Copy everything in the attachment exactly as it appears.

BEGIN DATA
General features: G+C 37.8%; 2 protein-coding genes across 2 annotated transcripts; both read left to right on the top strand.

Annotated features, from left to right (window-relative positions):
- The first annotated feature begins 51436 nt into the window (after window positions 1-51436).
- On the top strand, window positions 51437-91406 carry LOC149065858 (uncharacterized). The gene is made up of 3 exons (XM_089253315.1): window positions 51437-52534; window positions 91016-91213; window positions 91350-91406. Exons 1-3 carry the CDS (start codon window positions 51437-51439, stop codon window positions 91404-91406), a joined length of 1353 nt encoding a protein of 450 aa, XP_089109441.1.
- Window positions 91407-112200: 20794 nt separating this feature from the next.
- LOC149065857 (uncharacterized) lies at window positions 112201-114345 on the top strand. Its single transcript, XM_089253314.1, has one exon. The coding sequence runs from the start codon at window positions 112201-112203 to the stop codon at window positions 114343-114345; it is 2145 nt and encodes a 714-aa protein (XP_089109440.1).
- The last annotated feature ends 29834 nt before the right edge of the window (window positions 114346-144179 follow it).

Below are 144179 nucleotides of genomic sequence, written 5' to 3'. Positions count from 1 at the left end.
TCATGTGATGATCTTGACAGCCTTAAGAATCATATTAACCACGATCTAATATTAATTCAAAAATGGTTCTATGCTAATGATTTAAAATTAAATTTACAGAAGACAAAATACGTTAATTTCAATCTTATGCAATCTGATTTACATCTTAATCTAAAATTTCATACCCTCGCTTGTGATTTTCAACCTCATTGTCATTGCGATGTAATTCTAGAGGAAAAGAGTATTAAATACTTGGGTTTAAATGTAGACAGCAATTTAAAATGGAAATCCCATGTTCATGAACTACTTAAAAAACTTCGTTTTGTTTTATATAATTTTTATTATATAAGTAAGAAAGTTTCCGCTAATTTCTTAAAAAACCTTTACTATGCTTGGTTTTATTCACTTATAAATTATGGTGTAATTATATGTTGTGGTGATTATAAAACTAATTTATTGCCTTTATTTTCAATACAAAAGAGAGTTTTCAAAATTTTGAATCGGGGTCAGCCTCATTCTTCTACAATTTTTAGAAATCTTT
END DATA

General features: G+C 37.8%; 2 protein-coding genes across 2 annotated transcripts; both read left to right on the top strand.

Annotated features, from left to right (window-relative positions):
- The first annotated feature begins 51436 nt into the window (after window positions 1-51436).
- On the top strand, window positions 51437-91406 carry LOC149065858 (uncharacterized). The gene is made up of 3 exons (XM_089253315.1): window positions 51437-52534; window positions 91016-91213; window positions 91350-91406. Exons 1-3 carry the CDS (start codon window positions 51437-51439, stop codon window positions 91404-91406), a joined length of 1353 nt encoding a protein of 450 aa, XP_089109441.1.
- Window positions 91407-112200: 20794 nt separating this feature from the next.
- LOC149065857 (uncharacterized) lies at window positions 112201-114345 on the top strand. Its single transcript, XM_089253314.1, has one exon. The coding sequence runs from the start codon at window positions 112201-112203 to the stop codon at window positions 114343-114345; it is 2145 nt and encodes a 714-aa protein (XP_089109440.1).
- The last annotated feature ends 29834 nt before the right edge of the window (window positions 114346-144179 follow it).

Below are 144179 nucleotides of genomic sequence, written 5' to 3'. Positions count from 1 at the left end.
TCATGTGATGATCTTGACAGCCTTAAGAATCATATTAACCACGATCTAATATTAATTCAAAAATGGTTCTATGCTAATGATTTAAAATTAAATTTACAGAAGACAAAATACGTTAATTTCAATCTTATGCAATCTGATTTACATCTTAATCTAAAATTTCATACCCTCGCTTGTGATTTTCAACCTCATTGTCATTGCGATGTAATTCTAGAGGAAAAGAGTATTAAATACTTGGGTTTAAATGTAGACAGCAATTTAAAATGGAAATCCCATGTTCATGAACTACTTAAAAAACTTCGTTTTGTTTTATATAATTTTTATTATATAAGTAAGAAAGTTTCCGCTAATTTCTTAAAAAACCTTTACTATGCTTGGTTTTATTCACTTATAAATTATGGTGTAATTATATGTTGTGGTGATTATAAAACTAATTTATTGCCTTTATTTTCAATACAAAAGAGAGTTTTCAAAATTTTGAATCGGGGTCAGCCTCATTCTTCTACAATTTTTAGAAATCTTT